- Tony Jackson, ESPNLosAngeles.com
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CHICAGO -- An argument can be made that the Los Angeles Dodgers' bullpen hasn't been as bad this season as the raw numbers would suggest. But the bottom of the eighth inning of Saturday's game, a 10-8 loss to the Chicago Cubs before 41,161 at Wrigley Field, probably wouldn't have been the best time to make that argument.
That was when Matt Guerrier, the veteran reliever who to that point hadn't given up a run of his own in 11 2/3 innings in his first season with the Dodgers, suddenly gave up five of them, turning a game that had seemed reasonably in hand into a tough-to-swallow defeat.
"I just made a lot of mistakes," Guerrier said. "It's tough to lose after battling back [from a 5-1 deficit] and getting ahead [8-5]. I have to hold the lead right there."
This is the same Guerrier who had retired the Cubs in order, with relative ease, in the seventh inning; the same Guerrier who had played the hero with two outstanding innings to set the table for Matt Kemp's walkoff heroics on Thursday against the Atlanta Braves; and the same Guerrier who was asked to pitch two full innings for the third time in his first 10 appearances this season, something he did just nine times in 74 appearances for the Minnesota Twins last year.
At least Guerrier was rescued from that. This time, he didn't make it all the way to two innings, as manager Don Mattingly finally lifted him after 1 2/3 and a season-high 35 pitches when that final out of the eighth just never came.
"I probably shouldn't have brought Guerrier back out," Mattingly said. "I should have gone with [Blake] Hawksworth there. Looking back, it's easy [to second-guess], but [Guerrier] had only thrown seven pitches, and he threw 25 the other day with a day off [in between]."
In other words, Guerrier isn't the problem. And although the collective ERA of the Dodgers' bullpen is now a ghastly 5.94, maybe the rest of the relievers aren't really the problem anymore, either. There are a million possible excuses for everything that goes wrong on a baseball field, but the fact All-Star setup man Hong-Chih Kuo is on the disabled list is clearly a factor here.
Had Kuo been healthy, Guerrier would have pitched only the seventh, and Kuo would have pitched the eighth.
"Sure," Dodgers pitching coach Rick Honeycutt said.
Then again, if Kuo had been healthy all year, he wouldn't have walked an uncharacteristic four batters in 2 2/3 innings before it was determined he had a lower-back strain that was throwing his mechanics out of whack.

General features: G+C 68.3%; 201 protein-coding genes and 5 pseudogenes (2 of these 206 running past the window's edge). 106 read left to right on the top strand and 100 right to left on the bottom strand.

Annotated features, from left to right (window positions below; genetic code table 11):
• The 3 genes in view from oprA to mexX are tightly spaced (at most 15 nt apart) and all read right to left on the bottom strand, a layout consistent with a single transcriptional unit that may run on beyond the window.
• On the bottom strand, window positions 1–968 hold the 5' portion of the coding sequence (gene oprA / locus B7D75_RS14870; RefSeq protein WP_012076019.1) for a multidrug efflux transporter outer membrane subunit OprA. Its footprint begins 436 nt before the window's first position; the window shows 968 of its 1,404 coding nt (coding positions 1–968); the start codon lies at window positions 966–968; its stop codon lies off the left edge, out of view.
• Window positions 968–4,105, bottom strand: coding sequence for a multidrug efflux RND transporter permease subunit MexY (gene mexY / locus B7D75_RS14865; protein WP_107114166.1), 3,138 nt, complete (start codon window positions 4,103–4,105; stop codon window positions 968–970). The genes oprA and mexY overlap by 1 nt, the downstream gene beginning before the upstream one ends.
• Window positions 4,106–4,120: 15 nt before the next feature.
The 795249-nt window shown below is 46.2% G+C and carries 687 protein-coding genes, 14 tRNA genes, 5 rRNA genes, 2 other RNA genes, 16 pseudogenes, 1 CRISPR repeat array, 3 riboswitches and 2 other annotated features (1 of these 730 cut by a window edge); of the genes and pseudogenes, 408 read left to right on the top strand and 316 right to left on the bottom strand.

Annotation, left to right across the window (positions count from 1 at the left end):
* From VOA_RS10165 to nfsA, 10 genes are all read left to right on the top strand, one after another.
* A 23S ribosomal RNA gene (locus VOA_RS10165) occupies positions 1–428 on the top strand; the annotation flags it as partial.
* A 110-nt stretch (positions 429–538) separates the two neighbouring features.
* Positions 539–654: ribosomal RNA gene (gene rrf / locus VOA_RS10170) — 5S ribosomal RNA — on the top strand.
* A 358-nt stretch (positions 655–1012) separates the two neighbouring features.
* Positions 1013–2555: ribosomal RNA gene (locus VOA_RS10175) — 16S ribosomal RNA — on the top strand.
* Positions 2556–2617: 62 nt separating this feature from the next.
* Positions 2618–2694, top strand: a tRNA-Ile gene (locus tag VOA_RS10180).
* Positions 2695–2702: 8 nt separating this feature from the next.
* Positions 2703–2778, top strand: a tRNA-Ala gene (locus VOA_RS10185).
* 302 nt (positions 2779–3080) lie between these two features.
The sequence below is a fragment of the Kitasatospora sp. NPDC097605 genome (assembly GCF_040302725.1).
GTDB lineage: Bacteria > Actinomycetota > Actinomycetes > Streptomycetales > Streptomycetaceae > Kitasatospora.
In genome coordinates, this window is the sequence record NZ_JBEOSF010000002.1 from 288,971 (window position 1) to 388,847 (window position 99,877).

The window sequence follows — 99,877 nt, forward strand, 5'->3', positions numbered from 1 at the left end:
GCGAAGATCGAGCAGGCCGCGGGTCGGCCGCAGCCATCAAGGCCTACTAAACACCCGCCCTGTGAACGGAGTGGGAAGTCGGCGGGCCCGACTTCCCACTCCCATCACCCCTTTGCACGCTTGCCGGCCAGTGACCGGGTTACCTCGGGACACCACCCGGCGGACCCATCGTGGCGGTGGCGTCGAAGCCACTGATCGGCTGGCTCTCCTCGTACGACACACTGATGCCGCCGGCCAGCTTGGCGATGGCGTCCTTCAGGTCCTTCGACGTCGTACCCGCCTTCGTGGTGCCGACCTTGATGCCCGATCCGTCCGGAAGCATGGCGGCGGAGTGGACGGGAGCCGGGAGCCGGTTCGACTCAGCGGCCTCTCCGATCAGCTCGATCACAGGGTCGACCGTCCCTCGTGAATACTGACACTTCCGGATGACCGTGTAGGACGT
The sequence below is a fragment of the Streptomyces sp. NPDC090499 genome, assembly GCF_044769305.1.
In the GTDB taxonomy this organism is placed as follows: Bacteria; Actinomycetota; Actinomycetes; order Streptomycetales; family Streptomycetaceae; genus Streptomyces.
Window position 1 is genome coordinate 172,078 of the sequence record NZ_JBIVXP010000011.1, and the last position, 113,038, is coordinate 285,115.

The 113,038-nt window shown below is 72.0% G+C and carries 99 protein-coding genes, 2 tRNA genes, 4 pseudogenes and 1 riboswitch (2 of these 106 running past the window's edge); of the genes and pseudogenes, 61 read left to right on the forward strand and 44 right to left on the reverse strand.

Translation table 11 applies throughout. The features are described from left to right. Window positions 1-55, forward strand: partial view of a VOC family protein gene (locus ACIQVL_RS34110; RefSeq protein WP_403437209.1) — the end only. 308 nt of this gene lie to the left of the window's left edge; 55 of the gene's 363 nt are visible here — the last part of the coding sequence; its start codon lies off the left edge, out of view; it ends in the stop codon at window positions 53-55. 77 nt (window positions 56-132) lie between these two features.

The point here is that it isn't time to panic with the Dodgers' bullpen, and that in fact, the recent signs have been encouraging. Oft-criticized closer Jonathan Broxton hasn't exactly been lights out, as his 5.19 ERA will attest, but he still hasn't officially blown a save in five chances. Kuo, who is set to begin a rehabilitation assignment at Class A Rancho Cucamonga on Monday, is expected back possibly by Friday, in theory without the wildness.
Kenley Jansen, last year's rookie sensation who was awful through his first eight appearances, seemed to find himself again when he retired all five batters he faced, striking out four of them, in the ho-hum late innings of a lopsided win over the Cubs on Friday. Mike MacDougal, despite walking two of his first three batters in an otherwise scoreless appearance on Saturday, has been rock-solid all year. Hawksworth has been decent as well despite Jeff Baker hitting his first pitch Saturday for a game-winning, two-run double after Mattingly finally went to get Guerrier (1-1).
And in what might be the most encouraging sign of all, at least until Kuo comes back, Vicente Padilla, who was activated from the disabled list Friday, made his season debut for the Dodgers on Saturday. For a team that has struggled all year -- both its starters and relievers -- to deliver that so-called "shutdown" inning right after staging a big offensive rally, Padilla responded to the Dodgers' three-run sixth with a one-two-three bottom half on two ground balls and a strikeout against the top of the Cubs' order.
Mattingly said Padilla might have gone a second inning if it hadn't been his first appearance since surgery on Feb. 24. That is actually doubtful given that the pitcher's spot in the order came up in the seventh, but Mattingly's point still wasn't lost.
The Dodgers (11-11) will need a roster spot when Kuo comes off the DL, and the fact Lance Cormier has given up at least two runs in four of his five appearances might not bode well for the veteran right-hander. But while this Dodgers bullpen has struggled as a group, there is reason to believe it is getting better.
Not that it's any consolation to Guerrier right now.
Tony Jackson covers the Dodgers for ESPNLosAngeles.com.
Despite losing to the Cubs, you can still feel good about the Dodgers' bullpen.